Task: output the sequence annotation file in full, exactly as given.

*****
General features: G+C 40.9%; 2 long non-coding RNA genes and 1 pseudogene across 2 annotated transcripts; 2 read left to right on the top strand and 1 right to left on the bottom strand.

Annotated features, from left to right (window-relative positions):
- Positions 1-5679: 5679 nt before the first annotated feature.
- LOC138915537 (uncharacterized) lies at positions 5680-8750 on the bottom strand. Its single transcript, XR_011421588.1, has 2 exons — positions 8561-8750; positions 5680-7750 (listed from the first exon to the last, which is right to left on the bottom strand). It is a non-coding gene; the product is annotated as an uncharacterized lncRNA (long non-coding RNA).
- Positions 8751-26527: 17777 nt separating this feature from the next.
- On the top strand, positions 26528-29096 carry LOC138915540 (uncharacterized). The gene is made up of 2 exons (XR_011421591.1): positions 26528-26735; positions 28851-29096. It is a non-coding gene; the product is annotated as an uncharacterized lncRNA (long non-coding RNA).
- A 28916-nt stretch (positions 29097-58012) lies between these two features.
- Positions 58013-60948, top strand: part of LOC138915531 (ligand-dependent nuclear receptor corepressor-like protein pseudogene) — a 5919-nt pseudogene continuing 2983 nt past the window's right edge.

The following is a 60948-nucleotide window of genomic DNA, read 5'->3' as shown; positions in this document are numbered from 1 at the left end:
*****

General features: G+C 40.9%; 2 long non-coding RNA genes and 1 pseudogene across 2 annotated transcripts; 2 read left to right on the top strand and 1 right to left on the bottom strand.

Annotated features, from left to right (window-relative positions):
- Positions 1-5679: 5679 nt before the first annotated feature.
- LOC138915537 (uncharacterized) lies at positions 5680-8750 on the bottom strand. Its single transcript, XR_011421588.1, has 2 exons — positions 8561-8750; positions 5680-7750 (listed from the first exon to the last, which is right to left on the bottom strand). It is a non-coding gene; the product is annotated as an uncharacterized lncRNA (long non-coding RNA).
- Positions 8751-26527: 17777 nt separating this feature from the next.
- On the top strand, positions 26528-29096 carry LOC138915540 (uncharacterized). The gene is made up of 2 exons (XR_011421591.1): positions 26528-26735; positions 28851-29096. It is a non-coding gene; the product is annotated as an uncharacterized lncRNA (long non-coding RNA).
- A 28916-nt stretch (positions 29097-58012) lies between these two features.
- Positions 58013-60948, top strand: part of LOC138915531 (ligand-dependent nuclear receptor corepressor-like protein pseudogene) — a 5919-nt pseudogene continuing 2983 nt past the window's right edge.

The following is a 60948-nucleotide window of genomic DNA, read 5'->3' as shown; positions in this document are numbered from 1 at the left end: